OPINION ISSUED APRIL 2, 1990
DOUGLAS L. DOUGLAS
DEPARTMENT OF HIGHWAYS
Claimant appeared in person.
Jeff Miller, Attorney at Law, for respondent.
Claimant brought this action for damage to his automobile which struck a rock on West Virginia
Route 2 and U.S. Route 250 in an area known as "The Narrows." Cost of repairs to the vehicle was
$200.00. The incident occurred on December 20, 1988, at approximately 6:30 p.m. The claimant's
wife, Sharon K. Douglas, was driving in a northerly direction from Glen Dale to their home in
McMechen. She had driven this route approximately 15 times since she and her family moved to the
area in September 1988.
Claimant's wife testified that the speed limit was 50 miles per hour, and that her speed was 45 mph
on the four-lane, concrete roadway. She was traveling uphill around a curve, and it was raining. She
observed the rock immediately before she struck it, and described it as being 1 _ feet in diameter.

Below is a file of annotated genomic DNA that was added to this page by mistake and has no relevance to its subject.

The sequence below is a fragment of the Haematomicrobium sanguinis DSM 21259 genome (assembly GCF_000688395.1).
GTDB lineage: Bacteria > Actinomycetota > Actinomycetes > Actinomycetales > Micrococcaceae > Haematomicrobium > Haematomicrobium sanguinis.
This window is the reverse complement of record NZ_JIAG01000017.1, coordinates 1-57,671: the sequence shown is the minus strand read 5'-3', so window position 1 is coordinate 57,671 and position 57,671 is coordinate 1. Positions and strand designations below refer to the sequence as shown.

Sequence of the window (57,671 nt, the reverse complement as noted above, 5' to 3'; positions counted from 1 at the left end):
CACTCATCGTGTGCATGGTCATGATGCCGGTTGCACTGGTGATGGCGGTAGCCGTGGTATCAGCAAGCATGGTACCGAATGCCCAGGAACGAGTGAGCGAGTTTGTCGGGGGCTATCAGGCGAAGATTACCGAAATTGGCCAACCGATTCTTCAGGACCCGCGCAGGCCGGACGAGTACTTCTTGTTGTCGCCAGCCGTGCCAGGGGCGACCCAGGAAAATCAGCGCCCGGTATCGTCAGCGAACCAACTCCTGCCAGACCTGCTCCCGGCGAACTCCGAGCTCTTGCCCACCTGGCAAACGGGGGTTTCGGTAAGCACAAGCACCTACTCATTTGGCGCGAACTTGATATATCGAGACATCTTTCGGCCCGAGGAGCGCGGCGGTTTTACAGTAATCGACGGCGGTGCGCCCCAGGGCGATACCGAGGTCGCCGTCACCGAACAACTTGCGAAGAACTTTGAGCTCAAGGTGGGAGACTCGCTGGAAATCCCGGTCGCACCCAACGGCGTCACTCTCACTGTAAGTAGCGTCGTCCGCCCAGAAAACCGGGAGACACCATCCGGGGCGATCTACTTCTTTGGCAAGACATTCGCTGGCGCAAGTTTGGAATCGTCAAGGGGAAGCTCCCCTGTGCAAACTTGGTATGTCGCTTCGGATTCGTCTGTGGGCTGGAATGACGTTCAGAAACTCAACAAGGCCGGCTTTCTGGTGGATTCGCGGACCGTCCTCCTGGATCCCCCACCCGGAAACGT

Mrs. Douglas did not recall whether or not warning signs for the rocks were posted.
Gordon Peake, respondent's Assistant Maintenance Engineer for District 6, testified that he is
familiar with the area known as "The Narrows." He stated that there are "Falling Rock" signs at both
ends of "The Narrows," and that he had no record that the signs had been knocked down before
Sharon Douglas' accident. Earlier that day, an accident caused by falling rocks had occurred. At 7:15
a.m., the respondent was notified to pick up the rocks. Mr. Peake assumed that the respondent sent
people to clear the rocks, but he could not confirm that fact.
Although the record establishes that the respondent had notice of the condition of the road prior to
the accident, it also establishes that the driver of the vehicle was familiar with the road and its poor
condition. Under the doctrine of comparative negligence, the negligence of the driver in traveling
a road while aware of a defect, was equal to or greater than the negligence of the respondent in its
failure to remove the defect. A traveler on the highways travels at his own risk. The State is not a
guarantor of his safety. Adkins vs. Sims, [130 W.V. 645, 46 W.E.2d 81 (1947).] The claim is
Claim is disallowed.